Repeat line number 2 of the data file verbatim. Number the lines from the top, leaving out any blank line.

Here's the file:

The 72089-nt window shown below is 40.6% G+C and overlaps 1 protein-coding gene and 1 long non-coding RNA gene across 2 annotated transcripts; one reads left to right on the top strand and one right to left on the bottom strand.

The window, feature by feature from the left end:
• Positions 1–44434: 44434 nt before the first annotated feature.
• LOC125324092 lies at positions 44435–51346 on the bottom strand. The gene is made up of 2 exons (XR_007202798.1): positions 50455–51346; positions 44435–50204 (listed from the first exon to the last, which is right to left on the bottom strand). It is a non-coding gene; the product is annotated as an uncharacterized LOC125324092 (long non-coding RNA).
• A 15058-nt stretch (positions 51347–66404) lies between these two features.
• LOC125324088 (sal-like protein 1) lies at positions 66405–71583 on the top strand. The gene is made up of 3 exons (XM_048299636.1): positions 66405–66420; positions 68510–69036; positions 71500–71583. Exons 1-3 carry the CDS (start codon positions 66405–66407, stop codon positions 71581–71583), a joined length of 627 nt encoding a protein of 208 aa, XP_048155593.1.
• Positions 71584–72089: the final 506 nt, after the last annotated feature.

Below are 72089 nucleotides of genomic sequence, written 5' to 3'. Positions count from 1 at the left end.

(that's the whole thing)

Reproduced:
The window, feature by feature from the left end: